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Darwin: A Graphic Biography
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Darwin: A Graphic Biography

An unfocused and often overstuffed illustrated look at Darwin’s early childhood and theories, despite its playful artwork.

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Presenting famed naturalist Charles Darwin’s life and achievements in illustrated form is familiar territory, most notably in the sumptuous illustrated edition of On The Origin of the Species by Michael Keller (art by Nicolle Rager Fuller), but most have focused more on Darwin’s theories than Darwin himself.

Now comes Eugene Byrne & Simon Gurr’s Darwin: A Graphic Biography, the duo’s third historical collaboration after Bristol Story: A True And Graphic History Of The Greatest City In The World and Isambard Kingdom Brunel – A Graphic Biography. Thanks to the familiar subject matter and a brisk 96 pages, it’s also one of their most accessible.

Darwin’s story is framed using a playful “Ape TV”, a primate-based television show; a novel approach that adds a bit of monkey spice to what could have been an otherwise trudge-happy slog through some of Darwin’s headier backstory. That said, it’s a shame the attempt pales to the similarly plotted Evolution: The Story of Life on Earth by Jay Hosler (art by Kevin Cannon and Zander Cannon), a late 2011 release that employed a similar technique (albeit with aliens). Considering the subject matter and simularities in presentation, one can only wonder how coincidental this was.

On the technical side, Gurr’s artwork can be playful and fun, especially when he’s allowed to let loose with animals, but can feel subservient to Byrne’s erudite text, which often falls into the trappings of many historical biographies designed for younger readers as it packs dense paragraphs of information in ways that seldom compliment the art. Even the Ape TV concept is abandoned at times, no doubt to make way for even more passages of historical info.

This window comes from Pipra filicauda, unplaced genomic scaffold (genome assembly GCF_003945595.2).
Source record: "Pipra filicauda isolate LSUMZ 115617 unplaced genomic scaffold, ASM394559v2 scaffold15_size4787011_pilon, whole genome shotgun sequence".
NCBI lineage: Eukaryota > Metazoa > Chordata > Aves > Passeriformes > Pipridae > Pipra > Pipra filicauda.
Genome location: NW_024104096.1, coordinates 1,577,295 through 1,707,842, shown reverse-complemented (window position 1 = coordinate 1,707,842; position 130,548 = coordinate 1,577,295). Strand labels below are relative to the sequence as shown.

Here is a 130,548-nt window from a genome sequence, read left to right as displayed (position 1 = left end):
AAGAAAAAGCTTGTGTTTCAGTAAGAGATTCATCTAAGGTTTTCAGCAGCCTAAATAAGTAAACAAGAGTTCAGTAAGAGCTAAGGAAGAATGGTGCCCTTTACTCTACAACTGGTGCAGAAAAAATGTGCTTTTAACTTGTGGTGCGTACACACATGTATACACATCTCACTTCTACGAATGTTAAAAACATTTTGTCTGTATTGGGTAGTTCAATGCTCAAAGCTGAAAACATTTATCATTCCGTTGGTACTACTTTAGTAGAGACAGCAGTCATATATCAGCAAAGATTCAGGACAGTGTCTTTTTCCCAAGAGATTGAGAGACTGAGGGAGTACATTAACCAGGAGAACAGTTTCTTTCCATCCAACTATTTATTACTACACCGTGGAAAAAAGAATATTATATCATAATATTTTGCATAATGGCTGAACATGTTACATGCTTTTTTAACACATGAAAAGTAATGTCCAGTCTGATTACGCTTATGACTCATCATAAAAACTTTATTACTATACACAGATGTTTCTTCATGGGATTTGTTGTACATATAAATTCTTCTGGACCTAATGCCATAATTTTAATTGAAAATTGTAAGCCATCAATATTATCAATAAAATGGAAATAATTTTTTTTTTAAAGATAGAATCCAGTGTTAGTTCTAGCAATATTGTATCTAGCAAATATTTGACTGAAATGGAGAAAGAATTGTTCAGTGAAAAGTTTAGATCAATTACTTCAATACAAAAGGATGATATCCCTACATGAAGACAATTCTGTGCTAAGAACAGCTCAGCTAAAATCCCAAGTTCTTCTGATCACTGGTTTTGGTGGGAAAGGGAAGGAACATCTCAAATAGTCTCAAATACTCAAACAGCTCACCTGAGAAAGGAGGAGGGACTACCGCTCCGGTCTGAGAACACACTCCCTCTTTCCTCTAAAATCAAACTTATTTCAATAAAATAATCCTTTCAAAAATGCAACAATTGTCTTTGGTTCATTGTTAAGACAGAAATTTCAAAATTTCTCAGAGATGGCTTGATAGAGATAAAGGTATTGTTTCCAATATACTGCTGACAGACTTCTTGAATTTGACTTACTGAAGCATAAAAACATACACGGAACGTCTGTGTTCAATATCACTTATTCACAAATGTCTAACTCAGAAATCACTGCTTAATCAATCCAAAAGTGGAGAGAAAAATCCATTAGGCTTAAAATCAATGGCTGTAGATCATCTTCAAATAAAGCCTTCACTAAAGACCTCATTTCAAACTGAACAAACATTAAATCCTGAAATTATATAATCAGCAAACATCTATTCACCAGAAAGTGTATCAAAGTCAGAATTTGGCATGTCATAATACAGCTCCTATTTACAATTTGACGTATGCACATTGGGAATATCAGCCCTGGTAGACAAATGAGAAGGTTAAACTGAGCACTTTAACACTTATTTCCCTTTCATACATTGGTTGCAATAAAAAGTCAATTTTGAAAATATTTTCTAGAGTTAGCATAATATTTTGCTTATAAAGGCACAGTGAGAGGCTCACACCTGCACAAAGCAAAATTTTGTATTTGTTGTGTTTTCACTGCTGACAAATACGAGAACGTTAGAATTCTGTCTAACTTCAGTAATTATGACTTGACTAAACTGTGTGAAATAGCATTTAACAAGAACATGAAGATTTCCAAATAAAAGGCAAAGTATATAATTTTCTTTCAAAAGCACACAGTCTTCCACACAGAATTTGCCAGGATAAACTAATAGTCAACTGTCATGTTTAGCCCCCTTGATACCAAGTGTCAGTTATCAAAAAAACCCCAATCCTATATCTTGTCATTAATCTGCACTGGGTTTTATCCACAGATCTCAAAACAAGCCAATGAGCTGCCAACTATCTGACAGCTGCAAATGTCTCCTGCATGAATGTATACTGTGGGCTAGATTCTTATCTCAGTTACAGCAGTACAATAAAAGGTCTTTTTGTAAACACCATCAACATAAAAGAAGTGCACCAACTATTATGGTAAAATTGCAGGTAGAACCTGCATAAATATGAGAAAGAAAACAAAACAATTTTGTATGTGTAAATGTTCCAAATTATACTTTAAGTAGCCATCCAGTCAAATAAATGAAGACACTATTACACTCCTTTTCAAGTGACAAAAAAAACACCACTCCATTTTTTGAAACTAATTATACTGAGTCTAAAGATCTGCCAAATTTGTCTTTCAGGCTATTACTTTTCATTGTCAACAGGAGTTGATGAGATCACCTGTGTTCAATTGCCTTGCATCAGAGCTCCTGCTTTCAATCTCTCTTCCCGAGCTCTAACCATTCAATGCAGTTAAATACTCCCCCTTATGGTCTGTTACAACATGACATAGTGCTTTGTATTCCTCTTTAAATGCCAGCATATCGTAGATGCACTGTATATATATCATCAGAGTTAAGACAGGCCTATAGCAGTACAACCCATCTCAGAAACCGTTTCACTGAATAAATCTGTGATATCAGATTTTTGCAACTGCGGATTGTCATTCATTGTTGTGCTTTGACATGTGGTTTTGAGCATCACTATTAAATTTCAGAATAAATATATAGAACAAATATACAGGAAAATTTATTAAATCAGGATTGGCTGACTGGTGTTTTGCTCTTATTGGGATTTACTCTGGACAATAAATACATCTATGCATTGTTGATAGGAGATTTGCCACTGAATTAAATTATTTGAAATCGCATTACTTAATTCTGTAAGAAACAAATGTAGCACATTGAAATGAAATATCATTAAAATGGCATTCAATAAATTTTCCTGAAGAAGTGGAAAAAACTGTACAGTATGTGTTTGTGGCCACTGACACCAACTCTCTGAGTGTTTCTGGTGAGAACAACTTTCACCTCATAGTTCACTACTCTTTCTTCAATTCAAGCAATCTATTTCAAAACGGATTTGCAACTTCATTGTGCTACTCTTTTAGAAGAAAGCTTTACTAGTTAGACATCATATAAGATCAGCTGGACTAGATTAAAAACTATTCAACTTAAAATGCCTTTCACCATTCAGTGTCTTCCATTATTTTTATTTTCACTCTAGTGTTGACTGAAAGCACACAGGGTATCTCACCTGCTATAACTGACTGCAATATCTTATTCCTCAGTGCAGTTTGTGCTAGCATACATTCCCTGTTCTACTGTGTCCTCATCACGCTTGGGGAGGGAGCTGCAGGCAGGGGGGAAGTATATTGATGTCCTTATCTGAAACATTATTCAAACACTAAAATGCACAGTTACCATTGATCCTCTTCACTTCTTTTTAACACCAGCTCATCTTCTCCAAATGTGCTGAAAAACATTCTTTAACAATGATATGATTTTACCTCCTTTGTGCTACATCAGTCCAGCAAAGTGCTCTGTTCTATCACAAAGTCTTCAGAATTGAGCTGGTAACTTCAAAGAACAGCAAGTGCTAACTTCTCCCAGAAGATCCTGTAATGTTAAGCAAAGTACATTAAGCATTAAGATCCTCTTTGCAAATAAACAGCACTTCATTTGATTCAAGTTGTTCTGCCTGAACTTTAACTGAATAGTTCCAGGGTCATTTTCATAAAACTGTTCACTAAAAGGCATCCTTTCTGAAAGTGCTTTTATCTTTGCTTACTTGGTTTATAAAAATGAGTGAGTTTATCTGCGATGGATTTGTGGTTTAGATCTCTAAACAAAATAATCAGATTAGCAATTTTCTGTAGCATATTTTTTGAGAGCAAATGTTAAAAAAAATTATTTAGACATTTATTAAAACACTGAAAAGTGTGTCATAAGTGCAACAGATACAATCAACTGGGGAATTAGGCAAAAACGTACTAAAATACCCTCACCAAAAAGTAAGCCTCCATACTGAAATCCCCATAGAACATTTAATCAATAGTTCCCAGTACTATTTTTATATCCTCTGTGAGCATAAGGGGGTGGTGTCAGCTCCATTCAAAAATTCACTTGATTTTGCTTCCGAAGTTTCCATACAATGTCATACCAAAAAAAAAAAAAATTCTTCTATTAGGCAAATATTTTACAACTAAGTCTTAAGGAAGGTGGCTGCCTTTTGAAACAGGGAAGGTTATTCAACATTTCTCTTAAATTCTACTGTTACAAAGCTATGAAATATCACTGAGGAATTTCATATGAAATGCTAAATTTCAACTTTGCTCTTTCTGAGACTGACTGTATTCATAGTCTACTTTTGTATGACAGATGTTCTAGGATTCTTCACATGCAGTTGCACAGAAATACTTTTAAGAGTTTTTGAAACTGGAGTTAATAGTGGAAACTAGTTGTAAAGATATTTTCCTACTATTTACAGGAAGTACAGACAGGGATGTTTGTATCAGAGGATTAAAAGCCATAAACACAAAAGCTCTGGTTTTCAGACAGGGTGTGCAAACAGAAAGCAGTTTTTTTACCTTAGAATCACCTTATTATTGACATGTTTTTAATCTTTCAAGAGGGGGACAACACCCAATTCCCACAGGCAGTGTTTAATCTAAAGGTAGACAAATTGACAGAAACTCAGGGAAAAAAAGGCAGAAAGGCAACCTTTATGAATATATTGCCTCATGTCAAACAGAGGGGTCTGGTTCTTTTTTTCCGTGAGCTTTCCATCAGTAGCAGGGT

But what really makes Darwin: A Graphic Biography difficult to recommend, even as a primer to a more comprehensive study of the man, is how unfocused it can feel. Is this actually a biography of Charles Darwin or a defense of evolutionary theory? Throughout, it never misses an opportunity to connect Darwin’s theories to what’s presented as his anti-slavery bent, a noble intention, but one that feels forcibly grafted to engender sympathy from those politically correct types.

There’s also a current of anti-religious fervor running through the narrative, especially early on, that seems inspired more by Richard Dawkins (referenced twice in the bibliography) than a true appeal to objectivity. Indeed, the whole Ape TV framing concept and nods of religion’s ‘creation myths’ seem constructed to poke fun at those who may still find evolutionary theory controversial and a sore subject in education, which makes the hasty attempt at reconciliation with religion in the final pages feel awkward and out of place.

It’s not all doom and gloom, however, as Darwin: A Graphic Biography has moments that truly do feel inspired and benefit from the illustrated approach, particularly Darwin’s famous survey expedition aboard the ship HMS Beagle, which, truth be told, might have been a better subject than a broad biography. But too often its ambitions can feel weighed down by the sheer volume of Byrne’s historical information, which even Gurr’s playful artwork has trouble complimenting in ways that seem natural and entertaining. A lack of focus about its intentions doesn’t help, either, as the story often seems like its dueling with a defense of evolutionary theory over its famous namesake. A noble effort, but one that seems inappropriate for its recommended audience.

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Eugene Byrne, Simon Gurr (art)

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Smithsonian Books

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About the Author: Trent McGee